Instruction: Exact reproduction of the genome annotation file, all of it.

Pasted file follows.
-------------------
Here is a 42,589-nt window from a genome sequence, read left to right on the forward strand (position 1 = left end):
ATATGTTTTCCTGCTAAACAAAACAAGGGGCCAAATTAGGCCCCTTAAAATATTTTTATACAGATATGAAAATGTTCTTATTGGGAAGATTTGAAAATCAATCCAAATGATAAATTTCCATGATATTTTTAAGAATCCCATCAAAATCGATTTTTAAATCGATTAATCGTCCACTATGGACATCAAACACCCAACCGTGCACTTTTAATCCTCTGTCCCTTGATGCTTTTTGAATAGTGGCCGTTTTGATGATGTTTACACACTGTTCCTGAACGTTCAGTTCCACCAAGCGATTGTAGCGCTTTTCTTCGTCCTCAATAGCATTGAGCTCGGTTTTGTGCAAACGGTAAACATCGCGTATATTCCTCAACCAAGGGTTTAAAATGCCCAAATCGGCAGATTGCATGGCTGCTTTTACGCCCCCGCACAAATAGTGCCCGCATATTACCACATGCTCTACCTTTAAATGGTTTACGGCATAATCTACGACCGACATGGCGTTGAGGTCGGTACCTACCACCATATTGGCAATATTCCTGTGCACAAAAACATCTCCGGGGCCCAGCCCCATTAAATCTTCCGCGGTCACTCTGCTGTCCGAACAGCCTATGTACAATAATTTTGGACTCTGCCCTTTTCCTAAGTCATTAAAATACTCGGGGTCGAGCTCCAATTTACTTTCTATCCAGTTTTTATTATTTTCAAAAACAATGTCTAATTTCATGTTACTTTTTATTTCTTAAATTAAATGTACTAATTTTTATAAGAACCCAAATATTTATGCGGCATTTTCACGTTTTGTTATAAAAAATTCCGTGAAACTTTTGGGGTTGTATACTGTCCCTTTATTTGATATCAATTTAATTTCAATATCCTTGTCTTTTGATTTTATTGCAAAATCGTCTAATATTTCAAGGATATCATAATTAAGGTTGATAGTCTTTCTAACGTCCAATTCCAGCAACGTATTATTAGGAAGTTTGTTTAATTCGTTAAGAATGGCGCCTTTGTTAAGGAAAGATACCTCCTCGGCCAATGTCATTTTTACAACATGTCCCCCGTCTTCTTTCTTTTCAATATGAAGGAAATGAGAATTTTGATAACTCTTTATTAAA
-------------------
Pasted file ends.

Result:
Here is a 42,589-nt window from a genome sequence, read left to right on the forward strand (position 1 = left end):
ATATGTTTTCCTGCTAAACAAAACAAGGGGCCAAATTAGGCCCCTTAAAATATTTTTATACAGATATGAAAATGTTCTTATTGGGAAGATTTGAAAATCAATCCAAATGATAAATTTCCATGATATTTTTAAGAATCCCATCAAAATCGATTTTTAAATCGATTAATCGTCCACTATGGACATCAAACACCCAACCGTGCACTTTTAATCCTCTGTCCCTTGATGCTTTTTGAATAGTGGCCGTTTTGATGATGTTTACACACTGTTCCTGAACGTTCAGTTCCACCAAGCGATTGTAGCGCTTTTCTTCGTCCTCAATAGCATTGAGCTCGGTTTTGTGCAAACGGTAAACATCGCGTATATTCCTCAACCAAGGGTTTAAAATGCCCAAATCGGCAGATTGCATGGCTGCTTTTACGCCCCCGCACAAATAGTGCCCGCATATTACCACATGCTCTACCTTTAAATGGTTTACGGCATAATCTACGACCGACATGGCGTTGAGGTCGGTACCTACCACCATATTGGCAATATTCCTGTGCACAAAAACATCTCCGGGGCCCAGCCCCATTAAATCTTCCGCGGTCACTCTGCTGTCCGAACAGCCTATGTACAATAATTTTGGACTCTGCCCTTTTCCTAAGTCATTAAAATACTCGGGGTCGAGCTCCAATTTACTTTCTATCCAGTTTTTATTATTTTCAAAAACAATGTCTAATTTCATGTTACTTTTTATTTCTTAAATTAAATGTACTAATTTTTATAAGAACCCAAATATTTATGCGGCATTTTCACGTTTTGTTATAAAAAATTCCGTGAAACTTTTGGGGTTGTATACTGTCCCTTTATTTGATATCAATTTAATTTCAATATCCTTGTCTTTTGATTTTATTGCAAAATCGTCTAATATTTCAAGGATATCATAATTAAGGTTGATAGTCTTTCTAACGTCCAATTCCAGCAACGTATTATTAGGAAGTTTGTTTAATTCGTTAAGAATGGCGCCTTTGTTAAGGAAAGATACCTCCTCGGCCAATGTCATTTTTACAACATGTCCCCCGTCTTCTTTCTTTTCAATATGAAGGAAATGAGAATTTTGATAACTCTTTATTAAA